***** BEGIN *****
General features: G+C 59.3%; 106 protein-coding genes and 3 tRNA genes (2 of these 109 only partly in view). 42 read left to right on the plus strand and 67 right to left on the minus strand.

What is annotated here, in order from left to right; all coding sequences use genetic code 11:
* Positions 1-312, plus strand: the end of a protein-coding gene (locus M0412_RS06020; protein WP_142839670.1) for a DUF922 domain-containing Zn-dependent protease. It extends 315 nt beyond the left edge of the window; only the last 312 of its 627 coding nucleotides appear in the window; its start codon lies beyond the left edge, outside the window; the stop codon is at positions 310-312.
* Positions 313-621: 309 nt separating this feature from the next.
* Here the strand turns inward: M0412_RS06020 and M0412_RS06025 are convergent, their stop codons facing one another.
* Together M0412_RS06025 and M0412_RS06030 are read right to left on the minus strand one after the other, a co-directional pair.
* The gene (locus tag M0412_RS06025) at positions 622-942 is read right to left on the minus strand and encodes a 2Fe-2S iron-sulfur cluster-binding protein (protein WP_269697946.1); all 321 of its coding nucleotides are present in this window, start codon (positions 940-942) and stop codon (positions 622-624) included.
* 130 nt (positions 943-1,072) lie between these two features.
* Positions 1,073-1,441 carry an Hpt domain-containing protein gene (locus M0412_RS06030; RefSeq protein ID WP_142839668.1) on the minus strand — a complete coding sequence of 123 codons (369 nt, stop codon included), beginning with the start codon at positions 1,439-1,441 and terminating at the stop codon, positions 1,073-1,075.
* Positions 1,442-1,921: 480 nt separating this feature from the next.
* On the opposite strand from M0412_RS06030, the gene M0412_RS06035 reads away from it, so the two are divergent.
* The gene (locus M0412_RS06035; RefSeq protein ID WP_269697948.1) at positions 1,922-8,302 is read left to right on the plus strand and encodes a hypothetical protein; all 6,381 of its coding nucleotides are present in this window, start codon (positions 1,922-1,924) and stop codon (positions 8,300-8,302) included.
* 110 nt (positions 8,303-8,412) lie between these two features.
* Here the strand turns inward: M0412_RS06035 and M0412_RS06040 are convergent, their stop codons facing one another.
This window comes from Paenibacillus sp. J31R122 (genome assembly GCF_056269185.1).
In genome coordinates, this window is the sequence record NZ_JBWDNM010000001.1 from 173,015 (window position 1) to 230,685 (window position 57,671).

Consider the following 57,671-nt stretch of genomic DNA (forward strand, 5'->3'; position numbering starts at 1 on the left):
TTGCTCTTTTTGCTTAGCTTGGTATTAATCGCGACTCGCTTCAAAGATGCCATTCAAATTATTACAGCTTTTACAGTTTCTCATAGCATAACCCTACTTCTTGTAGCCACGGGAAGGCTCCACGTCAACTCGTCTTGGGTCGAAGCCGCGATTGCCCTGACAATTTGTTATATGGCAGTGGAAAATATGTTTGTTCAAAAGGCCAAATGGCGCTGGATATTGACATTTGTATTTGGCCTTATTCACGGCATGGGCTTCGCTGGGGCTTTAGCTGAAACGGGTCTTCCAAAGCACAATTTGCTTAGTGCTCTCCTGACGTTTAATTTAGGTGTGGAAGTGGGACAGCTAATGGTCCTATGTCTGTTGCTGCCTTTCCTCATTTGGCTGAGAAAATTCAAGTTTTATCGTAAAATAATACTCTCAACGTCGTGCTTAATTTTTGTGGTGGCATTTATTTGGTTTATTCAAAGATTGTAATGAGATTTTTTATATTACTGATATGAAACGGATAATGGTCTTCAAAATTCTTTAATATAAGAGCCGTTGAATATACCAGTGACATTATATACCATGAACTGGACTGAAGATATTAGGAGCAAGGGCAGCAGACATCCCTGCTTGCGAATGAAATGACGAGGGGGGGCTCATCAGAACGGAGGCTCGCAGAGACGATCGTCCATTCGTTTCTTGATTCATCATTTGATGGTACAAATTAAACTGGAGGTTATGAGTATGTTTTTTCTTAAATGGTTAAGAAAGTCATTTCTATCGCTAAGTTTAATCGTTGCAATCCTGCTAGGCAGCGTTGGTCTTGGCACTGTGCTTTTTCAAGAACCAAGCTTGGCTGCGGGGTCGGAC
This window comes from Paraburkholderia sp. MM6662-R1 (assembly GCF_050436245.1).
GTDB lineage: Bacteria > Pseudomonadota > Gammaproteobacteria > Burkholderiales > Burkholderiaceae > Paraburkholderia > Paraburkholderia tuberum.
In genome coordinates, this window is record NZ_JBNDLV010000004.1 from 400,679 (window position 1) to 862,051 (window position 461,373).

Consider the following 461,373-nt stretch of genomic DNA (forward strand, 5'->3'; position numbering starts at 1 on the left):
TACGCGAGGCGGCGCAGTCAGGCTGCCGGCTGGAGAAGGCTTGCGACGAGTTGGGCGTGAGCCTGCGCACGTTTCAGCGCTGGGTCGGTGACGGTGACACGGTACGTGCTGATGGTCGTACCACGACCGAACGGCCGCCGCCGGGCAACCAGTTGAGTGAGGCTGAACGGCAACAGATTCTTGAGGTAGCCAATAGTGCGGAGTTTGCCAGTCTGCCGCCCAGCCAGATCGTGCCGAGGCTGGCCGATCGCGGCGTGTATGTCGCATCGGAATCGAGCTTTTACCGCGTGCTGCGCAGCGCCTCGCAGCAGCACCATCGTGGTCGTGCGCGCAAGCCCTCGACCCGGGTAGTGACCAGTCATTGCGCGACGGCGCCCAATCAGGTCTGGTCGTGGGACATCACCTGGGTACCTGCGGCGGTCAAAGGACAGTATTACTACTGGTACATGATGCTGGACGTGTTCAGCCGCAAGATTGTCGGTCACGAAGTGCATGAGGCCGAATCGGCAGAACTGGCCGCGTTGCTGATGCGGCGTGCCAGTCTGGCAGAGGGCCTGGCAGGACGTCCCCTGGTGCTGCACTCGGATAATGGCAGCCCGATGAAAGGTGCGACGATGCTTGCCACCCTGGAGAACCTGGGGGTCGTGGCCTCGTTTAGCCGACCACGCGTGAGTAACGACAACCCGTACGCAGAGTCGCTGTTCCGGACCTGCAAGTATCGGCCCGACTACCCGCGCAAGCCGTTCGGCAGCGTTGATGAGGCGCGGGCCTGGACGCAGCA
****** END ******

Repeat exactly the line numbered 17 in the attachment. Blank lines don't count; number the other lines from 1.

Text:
Consider the following 57,671-nt stretch of genomic DNA (forward strand, 5'->3'; position numbering starts at 1 on the left):